composition An important consideration in resource recovery and
recycling. Resour. Conserv. Recycl. 1989,3(1), 117.
(136) Liu, J.; Lundqvist, J.; Weinberg, J.; Gustafsson, J. Food losses
and waste in China and their implication for water and land. Environ.
Sci. Technol. 2013,47 (18), 1013710144.
(137) Moreno, L. Sustainable Food Management Through the Food
Recover Challenge; Environmental Protection Agency, Washington,
DC, 2011;
(138) Gooch, M. Cut Waste, Grow Prot: How to Reduce and Manage
Food Waste, Leading to Increased Protability and Environmental
Sustainability; Value Chain Management Centre: Oakville, Ontario,
(139) An, Y.; Li, G.; Wu, W.; Huang, J.; He, W.; Zhu, H. Generation,
collection and transportation, disposal and recycling of kitchen waste:
A case study in Shanghai. Waste Manage. Res. 2014,32 (3), 245248.
(140) Bala, B. K.; Haque, M. A.; Hossain, A.; Majumdar, S. Post
Harvest Loss and Technical Eciency of Rice, Wheat and Maize
Production System: Assessment and Measures for Strengthening Food
Security; Bangladesh Agricultural University: Mymensingh, Bangladesh,
(141) Reardon, T.; Chen, K.; Minten, B.; Adriano, L. The Quiet
Revolution in Staple Food Value Chains: Enter the Dragon, the Elephant,
and the Tiger; Asian Development Bank: Mandaluyong City,
Philippines, 2012.
(142) Stoner, J. M. S. Applying the concept of sustainable
consumption to seafood: how product loss through post-harvest
seafood supply chains undermines seafood sustainability. Master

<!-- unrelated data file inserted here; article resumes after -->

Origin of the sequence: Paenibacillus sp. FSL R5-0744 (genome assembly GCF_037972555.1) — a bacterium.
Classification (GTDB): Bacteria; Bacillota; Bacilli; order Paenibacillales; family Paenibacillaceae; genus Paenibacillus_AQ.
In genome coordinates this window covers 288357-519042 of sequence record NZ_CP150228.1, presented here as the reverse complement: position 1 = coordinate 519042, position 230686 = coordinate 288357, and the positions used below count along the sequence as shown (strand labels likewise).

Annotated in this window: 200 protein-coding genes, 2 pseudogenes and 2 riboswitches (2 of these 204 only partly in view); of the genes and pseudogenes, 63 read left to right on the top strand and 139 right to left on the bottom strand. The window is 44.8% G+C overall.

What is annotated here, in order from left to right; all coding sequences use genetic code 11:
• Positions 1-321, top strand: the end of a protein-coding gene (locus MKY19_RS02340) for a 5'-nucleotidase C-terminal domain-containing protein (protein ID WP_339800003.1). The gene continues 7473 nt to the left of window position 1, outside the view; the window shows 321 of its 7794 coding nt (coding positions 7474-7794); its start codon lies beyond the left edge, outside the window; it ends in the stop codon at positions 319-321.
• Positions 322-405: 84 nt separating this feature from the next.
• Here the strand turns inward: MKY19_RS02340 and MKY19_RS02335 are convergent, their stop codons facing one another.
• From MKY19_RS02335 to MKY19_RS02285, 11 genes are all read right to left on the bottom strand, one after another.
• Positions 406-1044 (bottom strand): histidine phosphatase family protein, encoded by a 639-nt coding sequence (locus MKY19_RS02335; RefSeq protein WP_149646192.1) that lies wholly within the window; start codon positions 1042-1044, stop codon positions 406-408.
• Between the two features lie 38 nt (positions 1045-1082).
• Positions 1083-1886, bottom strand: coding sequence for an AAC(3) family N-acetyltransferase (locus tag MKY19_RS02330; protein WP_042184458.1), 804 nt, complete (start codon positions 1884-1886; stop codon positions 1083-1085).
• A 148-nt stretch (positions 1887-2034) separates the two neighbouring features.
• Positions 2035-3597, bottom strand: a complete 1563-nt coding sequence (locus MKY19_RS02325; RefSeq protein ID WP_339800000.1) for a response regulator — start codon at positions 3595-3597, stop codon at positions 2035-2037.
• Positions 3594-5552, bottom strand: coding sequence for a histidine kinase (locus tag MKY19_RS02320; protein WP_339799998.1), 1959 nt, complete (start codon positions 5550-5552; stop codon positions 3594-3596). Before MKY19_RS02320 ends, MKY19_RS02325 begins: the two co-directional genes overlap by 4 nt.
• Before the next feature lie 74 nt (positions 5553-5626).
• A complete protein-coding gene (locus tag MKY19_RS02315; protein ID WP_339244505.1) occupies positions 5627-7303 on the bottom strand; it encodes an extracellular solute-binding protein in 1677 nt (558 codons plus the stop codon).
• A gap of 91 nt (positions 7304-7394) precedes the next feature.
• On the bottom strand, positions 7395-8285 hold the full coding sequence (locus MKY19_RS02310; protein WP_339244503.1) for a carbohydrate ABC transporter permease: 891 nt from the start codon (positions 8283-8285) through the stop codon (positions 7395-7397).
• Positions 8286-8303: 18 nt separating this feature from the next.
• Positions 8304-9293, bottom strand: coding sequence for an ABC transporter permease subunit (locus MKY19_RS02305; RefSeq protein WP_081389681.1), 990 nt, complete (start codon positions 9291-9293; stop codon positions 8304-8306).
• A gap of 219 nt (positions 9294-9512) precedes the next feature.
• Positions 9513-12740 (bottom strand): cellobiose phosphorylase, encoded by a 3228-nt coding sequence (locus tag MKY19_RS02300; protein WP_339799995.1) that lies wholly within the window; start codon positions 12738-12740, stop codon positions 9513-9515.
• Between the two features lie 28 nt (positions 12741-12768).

Thesis, Dalhousie University, Halifax, Nova Scotia, 2013.
(143) Suthar, S.; Singh, P. Household solid waste generation and
composition in different family size and socio-economic groups: A case
study. Sustain. Cities Soc. 2015,14 (1), 5663.
(144) Kaminski, J.; Christiaensen, L. Post-Harvest Loss in Sub-Saharan
AfricaWhat Do Farmers Say?; The World Bank: Washington, DC.
(145) Papargyropoulou, E.; Padfield, R.; Rupani, P. F.; Zakaria, Z.
Towards sustainable resource and waste management in developing
countries: The role of commercial and food waste in Malaysia. Int. J.
Waste Resour. 2014,4(3), 27.
(146) Edjabou, M. E.; Jensen, M. B.; Götze, R.; Pivnenko, K.;
Petersen, C.; Scheutz, C.; Astrup, T. F. Municipal solid waste
composition: Sampling methodology, statistical analyses, and case
study evaluation. Waste Manage. 2015,36,1223.
(147) Monier, V.; Mudgal, S.; Escalon, V.; OConnor, C.; Gibon, T.;
Anderson, G.; Montoux, H.; Reisinger, H.; Dolley, P.; Ogilvie, S.; et al.
Preparatory Study on Food Waste Across EU27; European Commission:
Brussels, Belgium, 2010.
(148) Dias-Ferreira, C.; Santos, T.; Oliveira, V. Hospital food waste
and environmental and economic indicators - A Portuguese case study.
Waste Manage. 2015,46, 146154.
(149) Lebersorger, S.; Schneider, F. Discussion on the methodology
for determining food waste in household waste composition studies.
Waste Manage. 2011,31 (910), 19241933.
(150) Dahlé
n, L.; Lagerkvist, A. Methods for household waste
composition studies. Waste Manage. 2008,28 (7), 11001112.
(151) Parizeau, K.; von Massow, M.; Martin, R. Household-level
dynamics of food waste production and related beliefs, attitudes, and
behaviours in Guelph, Ontario. Waste Manage. 2015,35, 207217.
(152) Sharp, V.; Giorgi, S.; Wilson, D. C. Methods to monitor and
evaluate household waste prevention. Waste Manag. Res. 2010,28 (3),
(153) Hanks, A. S.; Wansink, B.; Just, D. R. Reliability and accuracy
of real-time visualization techniques for measuring school cafeteria tray
waste: validating the quarter-waste method. J. Acad. Nutr. Diet. 2014,
114 (3), 470474.
(154) Gustavsson, J.; Cederberg, C.; Sonesson, U.; Emanuelsson, A.
The Methodology of the FAO Study: Global Food Losses and Food Waste
- Extent, Causes and Prevention- FAO, 2011; The Swedish Institute for
Food and Biotechnology: Gothenburg, Sweden, 2013.
(155) Z Zhou, Z.; Tian, W.; Wang, J.; Liu, H. Food Consumption
Trends in China. Report submitted to the Australian Government;
Department of Agriculture, Fisheries and Forestry: Queensland,
Australia, 2012;
consumption-trends-in-china (accessed December 10, 2012).
Environmental Science & Technology Critical Review
DOI: 10.1021/acs.est.7b00401